Catching Up

It has been a while, so I thought I’d simply catch you up on some goings on.

“God whispers to us in our pleasures, speaks to us in our conscience, but shouts in our pains: It is His megaphone to rouse a deaf world” –CS Lewis


Much of the month of May, I was busy writing an essay about my experience with depression for possible acceptance to a book at Civitas Press.  Until I hear yay or nay, I cannot publish it here.  But I thought perhaps I’d include a paragraph or two to tantalize you.

Hope Heals

By Melody Harrison Hanson

“I will search for my lost ones who strayed away and I will bring them safely home again. I will bandage the injured and strengthen the weak…” (Ezekiel 34:16 – NLT)

This is the story of how I fell into the sinkhole of depression and climbed my way out again. My story began with pride and self-delusion and moved to healing and acceptance—forgiving myself for being less than I imagined. The path of brokenness took me to frightening, even diabolical places, but God found me in the pit of my depression, tenderly loving me as I accepted my raging need for him. Finally, in my forties, after a decade of turmoil, the crooked path led to hope and healing. Writing this, going back and lingering, has been harder than I expected. I offer it here because of what God has done in me.

When I quit my job to be a stay-at-home mom, I was unprepared for how unhappy I became. Forever seeing my life in terms of success or failure, I believed that I was failing. What kind of a mother doesn’t love being at home with her children? Over the years we shared long, sun-burnt summer days at the pool and sweaty bike rides but, even as we meandered through the zoo and the farmer’s market, I grew increasingly restless and miserable. If I was truthful, I had been frantic and dissatisfied at work. Leaving was more like running away under the ruse of caring for the kids. For years my job had buoyed me up on the raging ocean of my insecurities and fear of failure. Going home took away that life-preserver. I had never dealt with the need every human being has for purpose and significance. I had no where left to run!

I was at that time incapable of being happy at work or at home, battling the haunting, negative tape loops in my head repeating vicious lies.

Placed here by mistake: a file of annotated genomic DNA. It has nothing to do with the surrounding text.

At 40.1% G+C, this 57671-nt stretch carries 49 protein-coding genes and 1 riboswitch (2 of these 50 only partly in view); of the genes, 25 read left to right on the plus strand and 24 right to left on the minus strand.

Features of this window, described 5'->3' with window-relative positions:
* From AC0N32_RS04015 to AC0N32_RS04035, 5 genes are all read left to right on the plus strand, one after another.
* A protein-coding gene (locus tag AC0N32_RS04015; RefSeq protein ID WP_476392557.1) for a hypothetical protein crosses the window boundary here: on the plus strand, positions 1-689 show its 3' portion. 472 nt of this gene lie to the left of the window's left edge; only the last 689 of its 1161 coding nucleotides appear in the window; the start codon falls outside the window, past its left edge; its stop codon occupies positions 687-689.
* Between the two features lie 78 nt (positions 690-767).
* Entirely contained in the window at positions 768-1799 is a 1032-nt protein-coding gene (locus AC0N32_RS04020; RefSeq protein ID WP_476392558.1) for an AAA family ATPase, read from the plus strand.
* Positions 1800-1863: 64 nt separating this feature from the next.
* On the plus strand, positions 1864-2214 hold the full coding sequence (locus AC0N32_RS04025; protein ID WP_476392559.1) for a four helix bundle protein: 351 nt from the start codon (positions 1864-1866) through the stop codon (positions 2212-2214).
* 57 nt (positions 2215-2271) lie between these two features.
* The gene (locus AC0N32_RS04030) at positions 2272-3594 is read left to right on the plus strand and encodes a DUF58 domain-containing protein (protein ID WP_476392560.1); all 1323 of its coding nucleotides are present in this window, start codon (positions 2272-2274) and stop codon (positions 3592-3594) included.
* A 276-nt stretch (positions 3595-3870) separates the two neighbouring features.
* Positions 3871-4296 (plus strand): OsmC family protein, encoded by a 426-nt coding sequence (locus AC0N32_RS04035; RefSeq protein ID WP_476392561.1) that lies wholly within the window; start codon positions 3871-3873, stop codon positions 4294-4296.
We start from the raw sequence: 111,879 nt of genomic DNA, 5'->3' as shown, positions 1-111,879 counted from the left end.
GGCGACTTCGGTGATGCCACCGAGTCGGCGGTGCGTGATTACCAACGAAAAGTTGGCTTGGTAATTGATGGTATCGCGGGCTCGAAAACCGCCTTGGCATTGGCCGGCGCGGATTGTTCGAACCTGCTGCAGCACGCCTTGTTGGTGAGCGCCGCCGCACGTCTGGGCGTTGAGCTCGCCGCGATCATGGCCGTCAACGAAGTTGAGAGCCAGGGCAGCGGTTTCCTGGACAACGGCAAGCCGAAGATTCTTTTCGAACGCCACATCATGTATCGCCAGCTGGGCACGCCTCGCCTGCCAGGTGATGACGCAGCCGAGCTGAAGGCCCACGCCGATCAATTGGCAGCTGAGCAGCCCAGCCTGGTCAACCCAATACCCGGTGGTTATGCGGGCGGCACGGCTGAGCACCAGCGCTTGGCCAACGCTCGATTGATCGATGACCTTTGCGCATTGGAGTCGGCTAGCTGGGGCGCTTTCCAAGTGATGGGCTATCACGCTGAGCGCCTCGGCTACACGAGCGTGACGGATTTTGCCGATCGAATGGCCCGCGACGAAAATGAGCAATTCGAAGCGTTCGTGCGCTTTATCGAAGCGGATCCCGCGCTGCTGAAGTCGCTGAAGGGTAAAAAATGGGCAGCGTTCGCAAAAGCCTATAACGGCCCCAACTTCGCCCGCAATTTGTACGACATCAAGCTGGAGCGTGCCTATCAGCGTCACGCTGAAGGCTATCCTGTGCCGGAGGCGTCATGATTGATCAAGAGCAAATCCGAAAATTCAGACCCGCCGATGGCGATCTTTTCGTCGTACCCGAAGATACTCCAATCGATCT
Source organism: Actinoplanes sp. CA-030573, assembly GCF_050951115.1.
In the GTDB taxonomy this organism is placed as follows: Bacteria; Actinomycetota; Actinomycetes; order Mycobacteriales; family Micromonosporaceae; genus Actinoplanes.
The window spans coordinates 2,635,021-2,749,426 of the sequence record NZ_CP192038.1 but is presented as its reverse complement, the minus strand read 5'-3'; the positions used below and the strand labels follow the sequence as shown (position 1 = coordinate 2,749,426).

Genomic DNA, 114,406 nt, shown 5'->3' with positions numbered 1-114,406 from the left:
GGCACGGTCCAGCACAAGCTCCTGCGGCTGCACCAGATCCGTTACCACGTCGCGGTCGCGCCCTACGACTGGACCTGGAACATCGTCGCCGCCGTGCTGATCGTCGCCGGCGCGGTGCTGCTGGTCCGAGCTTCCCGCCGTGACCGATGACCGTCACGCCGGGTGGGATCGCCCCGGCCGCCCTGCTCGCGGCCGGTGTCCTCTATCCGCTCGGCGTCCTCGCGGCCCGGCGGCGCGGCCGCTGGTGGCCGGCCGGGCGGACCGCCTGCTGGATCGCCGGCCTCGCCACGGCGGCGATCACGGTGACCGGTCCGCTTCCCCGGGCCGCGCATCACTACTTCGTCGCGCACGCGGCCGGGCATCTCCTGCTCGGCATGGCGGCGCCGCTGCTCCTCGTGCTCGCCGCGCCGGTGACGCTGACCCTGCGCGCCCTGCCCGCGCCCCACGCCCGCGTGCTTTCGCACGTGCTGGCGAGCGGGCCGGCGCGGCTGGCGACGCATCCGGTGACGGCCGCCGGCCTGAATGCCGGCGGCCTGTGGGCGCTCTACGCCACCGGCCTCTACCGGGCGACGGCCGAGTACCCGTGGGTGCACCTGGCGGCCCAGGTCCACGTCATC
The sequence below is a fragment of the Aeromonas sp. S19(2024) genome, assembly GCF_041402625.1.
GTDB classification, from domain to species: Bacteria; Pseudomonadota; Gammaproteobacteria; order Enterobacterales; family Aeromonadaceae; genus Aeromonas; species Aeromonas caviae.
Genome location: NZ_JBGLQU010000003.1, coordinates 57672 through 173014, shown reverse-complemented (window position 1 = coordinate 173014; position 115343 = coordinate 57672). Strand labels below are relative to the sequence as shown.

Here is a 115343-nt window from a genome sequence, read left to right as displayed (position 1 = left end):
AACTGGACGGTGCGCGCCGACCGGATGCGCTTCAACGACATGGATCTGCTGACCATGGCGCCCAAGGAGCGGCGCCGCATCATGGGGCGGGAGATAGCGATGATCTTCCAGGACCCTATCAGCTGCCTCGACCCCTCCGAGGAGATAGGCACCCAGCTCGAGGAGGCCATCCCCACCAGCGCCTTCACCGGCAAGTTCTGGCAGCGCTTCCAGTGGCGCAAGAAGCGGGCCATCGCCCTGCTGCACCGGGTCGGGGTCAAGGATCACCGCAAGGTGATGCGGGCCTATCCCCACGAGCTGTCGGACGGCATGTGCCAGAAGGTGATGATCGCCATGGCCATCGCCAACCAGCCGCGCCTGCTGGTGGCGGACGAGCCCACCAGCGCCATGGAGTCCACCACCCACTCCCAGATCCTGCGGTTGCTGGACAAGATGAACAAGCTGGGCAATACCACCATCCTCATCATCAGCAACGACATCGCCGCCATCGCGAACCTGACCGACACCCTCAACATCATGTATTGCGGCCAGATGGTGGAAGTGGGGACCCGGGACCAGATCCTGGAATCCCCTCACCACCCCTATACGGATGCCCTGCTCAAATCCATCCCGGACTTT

I feel unimaginably grateful for so many things today.  Even if the essay doesn’t get published in the book, the exercise of going back was terrific—hard and good.


I continue to relish taking photographs for Our Lives Magazine.  As I talked with a new acquaintance and took images of him, he spoke of wanting to be a bridge person between the Mormon community and LGBTQ friends.  That pretty much sums up why I continue with OL.  As a Christ-follower, I hope that we can know one another and treat one another with love and respect.  Darren is a photographer as well and he turned my own camera on me.  It reminded me of the feeling of always having a camera in your face (unpleasant) but I appreciated that he was able to capture a smile!  He said “You’re much nicer than your picture on the website implies.”  Thanks Darren!

“To love at all is to be vulnerable. Love anything, and your heart will certainly be wrung and possibly broken. If you want to make sure of keeping it intact, you must give your heart to no one, not even to an animal. Wrap it carefully round with hobbies and little luxuries; avoid all entanglements; lock it up safe in the casket or coffin of your selfishness. But in that casket- safe, dark, motionless, airless–it will change. It will not be broken; it will become unbreakable, impenetrable, irredeemable.” — CS Lewis


A field trip to Old World Wisconsin, was informative and fun!

6th graders have a Middle Ages unit.  Lucky for us, Grandma Hanson can sew and she was willing and so able!

My sister and I went to the Milwaukee Art Museum the other day.

The pool is open!


Summer officially starts for us in a week.  I will have one child in morning summer school, two middleschoolers in Young Shakespeare Player‘s rehearsing all summer for Romeo & Juliet which performs August 11-21.  And of course we have an aging college student in the house, whose laissez-faire attitude and bouncing emotions I find irritating, and draining.  But each child stretches me.  Each one, uniquely challenges my wisdom, sense of humor and grit.

The pool is open and it is finally warm!  I know we will spend long hours there, though I am no longer allowed to sun!  Squamous cell carcinoma requires me to cover up, lather up and basically consider the sun my enemy.  (Secretly, I still love the sun and being sun-kissed, hot and becoming brown and freckly.  As long as my sunscreen is strong, I do risk a little.)